Creativity and Academic Activism

Instituting Cultural Studies


Edited by Meaghan Morris and Mette Hjort

ISBN : 978-988-8139-39-2

Cultural Studies, Gender Studies

September 2012

312 pages, 6″ x 9″, 2 b&w illus.; 1 table

Not for sale in Europe, North America, or South America

  • HK$395.00

Also available in Paperback HK$195.00

This work explores in detail how innovative academic activism can transform our everyday workplaces in contexts of considerable adversity. Personal essays by prominent scholars provide critical reflections on their institution-building triumphs and setbacks across a range of cultural institutions. Often adopting narrative approaches, the contributors examine how effective programmes and activities are built in varying local and national contexts within a common global regime of university management policy. Here they share experiences based on developing new undergraduate degrees, setting up research centers and postgraduate schools, editing field-shaping book series and journals, establishing international artist-in-residence programs and founding social activist networks.

This book also investigates the impact of managerialism, marketization and globalization on university cultures, asking what critical cultural scholarship can do in such increasingly adversarial conditions. Experiments in Asian universities are emphasized as exemplary of what can or could be achieved in other contexts of globalized university policy.

Contributors include Tony Bennett, Stephen Ching-Kiu Chan, Kuan-Hsing Chen, Douglas Crimp, Dai Jinhua, John Nguyet Erni, Josephine Ho, Koichi Iwabuchi, Tejaswini Niranjana, Wang Xiaoming, and Audrey Yue.

Meaghan Morris is Professor of Gender and Cultural Studies at the University of Sydney and Chair Professor of Cultural Studies at Lingnan University in Hong Kong. Mette Hjort is Chair Professor and Head of Visual Studies at Lingnan University in Hong Kong, where she is also Director of the Centre for Cinema Studies.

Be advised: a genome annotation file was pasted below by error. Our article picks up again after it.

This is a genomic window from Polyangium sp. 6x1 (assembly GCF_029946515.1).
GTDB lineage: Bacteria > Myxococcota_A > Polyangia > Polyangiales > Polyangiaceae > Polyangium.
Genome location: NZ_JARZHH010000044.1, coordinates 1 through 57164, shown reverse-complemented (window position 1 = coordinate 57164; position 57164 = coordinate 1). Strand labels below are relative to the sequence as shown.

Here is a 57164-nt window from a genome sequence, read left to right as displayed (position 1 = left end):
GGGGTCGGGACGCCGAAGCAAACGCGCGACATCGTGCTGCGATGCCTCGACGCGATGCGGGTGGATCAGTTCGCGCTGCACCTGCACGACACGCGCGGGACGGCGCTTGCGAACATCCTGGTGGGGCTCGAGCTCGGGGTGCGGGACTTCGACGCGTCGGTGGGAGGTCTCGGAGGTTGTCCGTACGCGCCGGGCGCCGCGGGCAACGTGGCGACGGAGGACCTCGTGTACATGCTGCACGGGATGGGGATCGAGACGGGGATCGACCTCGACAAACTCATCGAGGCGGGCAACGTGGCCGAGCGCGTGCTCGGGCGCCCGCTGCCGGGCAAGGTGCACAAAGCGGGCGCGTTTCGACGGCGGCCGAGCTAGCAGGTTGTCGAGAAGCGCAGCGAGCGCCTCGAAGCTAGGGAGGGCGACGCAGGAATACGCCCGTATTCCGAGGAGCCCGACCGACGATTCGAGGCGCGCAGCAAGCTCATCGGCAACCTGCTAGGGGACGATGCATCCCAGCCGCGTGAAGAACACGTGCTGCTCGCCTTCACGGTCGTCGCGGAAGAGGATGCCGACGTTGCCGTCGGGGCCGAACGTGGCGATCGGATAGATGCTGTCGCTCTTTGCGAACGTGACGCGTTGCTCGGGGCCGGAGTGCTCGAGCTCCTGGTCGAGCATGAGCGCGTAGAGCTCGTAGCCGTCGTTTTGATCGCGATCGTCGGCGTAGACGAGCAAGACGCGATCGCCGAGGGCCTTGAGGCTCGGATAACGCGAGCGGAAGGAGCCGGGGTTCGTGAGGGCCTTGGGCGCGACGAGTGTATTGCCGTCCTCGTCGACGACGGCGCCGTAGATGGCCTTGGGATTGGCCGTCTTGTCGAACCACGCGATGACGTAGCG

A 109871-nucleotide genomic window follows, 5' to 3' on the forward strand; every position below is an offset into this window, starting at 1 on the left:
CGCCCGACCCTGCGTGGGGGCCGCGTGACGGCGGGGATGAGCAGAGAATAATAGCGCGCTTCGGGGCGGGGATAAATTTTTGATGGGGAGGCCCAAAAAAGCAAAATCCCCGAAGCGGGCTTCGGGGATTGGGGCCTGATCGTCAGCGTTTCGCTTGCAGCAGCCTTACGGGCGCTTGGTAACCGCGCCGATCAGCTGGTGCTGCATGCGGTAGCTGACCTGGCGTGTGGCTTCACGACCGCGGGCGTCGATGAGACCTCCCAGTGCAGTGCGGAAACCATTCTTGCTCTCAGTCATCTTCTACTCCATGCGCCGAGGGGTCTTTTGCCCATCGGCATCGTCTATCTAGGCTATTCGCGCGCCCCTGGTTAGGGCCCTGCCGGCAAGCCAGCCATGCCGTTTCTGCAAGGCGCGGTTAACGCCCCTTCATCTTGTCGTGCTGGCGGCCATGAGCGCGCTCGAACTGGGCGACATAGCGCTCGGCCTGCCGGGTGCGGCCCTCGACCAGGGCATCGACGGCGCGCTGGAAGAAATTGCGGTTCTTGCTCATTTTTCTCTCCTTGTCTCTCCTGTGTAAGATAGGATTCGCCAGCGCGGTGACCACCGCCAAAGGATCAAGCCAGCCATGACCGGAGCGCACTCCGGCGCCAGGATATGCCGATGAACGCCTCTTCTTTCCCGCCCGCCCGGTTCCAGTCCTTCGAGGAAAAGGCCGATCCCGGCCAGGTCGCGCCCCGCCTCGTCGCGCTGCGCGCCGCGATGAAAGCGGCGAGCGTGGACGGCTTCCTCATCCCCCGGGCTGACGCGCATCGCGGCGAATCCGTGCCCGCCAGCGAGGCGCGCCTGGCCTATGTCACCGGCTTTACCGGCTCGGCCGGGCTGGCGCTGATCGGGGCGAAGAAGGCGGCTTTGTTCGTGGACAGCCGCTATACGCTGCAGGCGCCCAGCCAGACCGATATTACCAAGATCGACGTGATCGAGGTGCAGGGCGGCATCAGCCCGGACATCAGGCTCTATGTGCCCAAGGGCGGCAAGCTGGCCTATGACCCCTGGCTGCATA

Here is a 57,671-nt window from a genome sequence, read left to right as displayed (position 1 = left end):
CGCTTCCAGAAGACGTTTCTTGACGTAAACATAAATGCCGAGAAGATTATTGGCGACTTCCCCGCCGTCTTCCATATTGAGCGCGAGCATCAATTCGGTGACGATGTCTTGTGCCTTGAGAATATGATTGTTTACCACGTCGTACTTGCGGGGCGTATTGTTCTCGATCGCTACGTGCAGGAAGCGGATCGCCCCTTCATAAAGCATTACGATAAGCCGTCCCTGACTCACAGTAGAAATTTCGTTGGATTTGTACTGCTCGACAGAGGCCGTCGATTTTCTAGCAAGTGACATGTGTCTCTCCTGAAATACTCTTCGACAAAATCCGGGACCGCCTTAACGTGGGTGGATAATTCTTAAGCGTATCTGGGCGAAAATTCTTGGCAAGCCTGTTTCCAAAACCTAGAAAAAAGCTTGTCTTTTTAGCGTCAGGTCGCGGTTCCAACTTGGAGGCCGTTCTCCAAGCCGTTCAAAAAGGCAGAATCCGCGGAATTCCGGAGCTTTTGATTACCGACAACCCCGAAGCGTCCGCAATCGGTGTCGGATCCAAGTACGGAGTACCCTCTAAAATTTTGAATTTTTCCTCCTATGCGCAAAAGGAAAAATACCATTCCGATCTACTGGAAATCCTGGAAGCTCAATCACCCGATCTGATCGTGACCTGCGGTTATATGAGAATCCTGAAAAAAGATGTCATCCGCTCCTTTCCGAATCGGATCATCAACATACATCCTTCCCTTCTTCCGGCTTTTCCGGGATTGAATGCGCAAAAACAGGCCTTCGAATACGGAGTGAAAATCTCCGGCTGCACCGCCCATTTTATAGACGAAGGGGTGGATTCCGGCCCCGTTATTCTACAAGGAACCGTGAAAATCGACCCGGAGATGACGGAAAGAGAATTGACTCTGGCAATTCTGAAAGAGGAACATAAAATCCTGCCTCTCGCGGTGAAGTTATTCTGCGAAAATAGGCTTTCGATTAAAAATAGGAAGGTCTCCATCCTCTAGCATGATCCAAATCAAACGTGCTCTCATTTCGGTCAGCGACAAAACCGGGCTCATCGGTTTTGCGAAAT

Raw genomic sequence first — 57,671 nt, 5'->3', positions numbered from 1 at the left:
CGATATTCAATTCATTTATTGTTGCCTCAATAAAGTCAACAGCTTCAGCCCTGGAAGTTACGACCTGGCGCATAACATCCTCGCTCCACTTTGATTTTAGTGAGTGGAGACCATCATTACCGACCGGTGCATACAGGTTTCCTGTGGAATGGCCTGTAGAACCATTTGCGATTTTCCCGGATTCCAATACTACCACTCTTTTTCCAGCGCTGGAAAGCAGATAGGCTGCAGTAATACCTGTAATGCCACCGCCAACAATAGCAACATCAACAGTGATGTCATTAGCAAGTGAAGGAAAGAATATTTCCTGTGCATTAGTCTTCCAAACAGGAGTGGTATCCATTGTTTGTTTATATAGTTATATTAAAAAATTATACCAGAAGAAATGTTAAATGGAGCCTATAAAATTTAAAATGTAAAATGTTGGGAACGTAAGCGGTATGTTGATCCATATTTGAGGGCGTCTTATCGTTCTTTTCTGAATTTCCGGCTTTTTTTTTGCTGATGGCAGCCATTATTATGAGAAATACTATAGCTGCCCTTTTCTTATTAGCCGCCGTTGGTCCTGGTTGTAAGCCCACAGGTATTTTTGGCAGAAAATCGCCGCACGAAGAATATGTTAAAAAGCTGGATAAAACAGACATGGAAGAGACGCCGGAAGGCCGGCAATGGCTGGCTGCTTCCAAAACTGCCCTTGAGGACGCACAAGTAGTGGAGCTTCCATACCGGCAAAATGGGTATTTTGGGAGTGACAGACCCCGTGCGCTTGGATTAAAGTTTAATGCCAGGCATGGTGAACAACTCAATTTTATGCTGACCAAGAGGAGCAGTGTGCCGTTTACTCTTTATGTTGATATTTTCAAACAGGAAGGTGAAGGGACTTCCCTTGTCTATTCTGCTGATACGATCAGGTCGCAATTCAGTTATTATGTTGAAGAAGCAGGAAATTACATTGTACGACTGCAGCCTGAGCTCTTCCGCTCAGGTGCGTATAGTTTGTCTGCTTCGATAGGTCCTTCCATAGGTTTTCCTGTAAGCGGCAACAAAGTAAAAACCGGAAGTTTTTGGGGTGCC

“Rather than sketching out wishful thinking or platitudinous ideas about cultural studies’ transformative potential, this book deals with very specific contexts in which cultural studies has built an institutional presence. The book is very up to date in engaging directly with the managerial ethos which has become part of university life around the world over the last decade—it does not treat universities as abstractly conceived sites of power or potential transformation. While the book has wide applicability, the emphasis on Asian institutions will de-familiarize for many our sense of cultural studies’ history and institutional fate, by showing what can be done in other kinds of contexts. The contributors all write as seasoned, institutionally savvy practitioners and administrators of cultural studies activity, and this gives the book a distinctive authority and maturity.” —Will Straw, McGill Institute for the Study of Canada

“This is an extremely valuable collection on the institutionalization of cultural studies. Whereas the discipline has largely disavowed its participation in institutionalization, its institutional success is fundamental to the way the field of study has developed. This book offers a rich and fascinating array of experiences and reflections upon this history. Its location primarily in Asia is also a highly valuable aspect—this is where the histories of institutionalization have been most contingent and interesting.” —Graeme Turner, University of Queensland

“A provocative and insightful engagement with the new landscape of the University. This book brings together a host of leading international scholars in the humanities and social sciences who have lived to tell the tale of the ‘enterprise university.’ Strategies for rethinking public purpose and innovative approaches to pedagogy are explored through diverse cultural locales. A must read for those who are committed to changing things from the inside out.” —Janine Marchessault, York University, Canada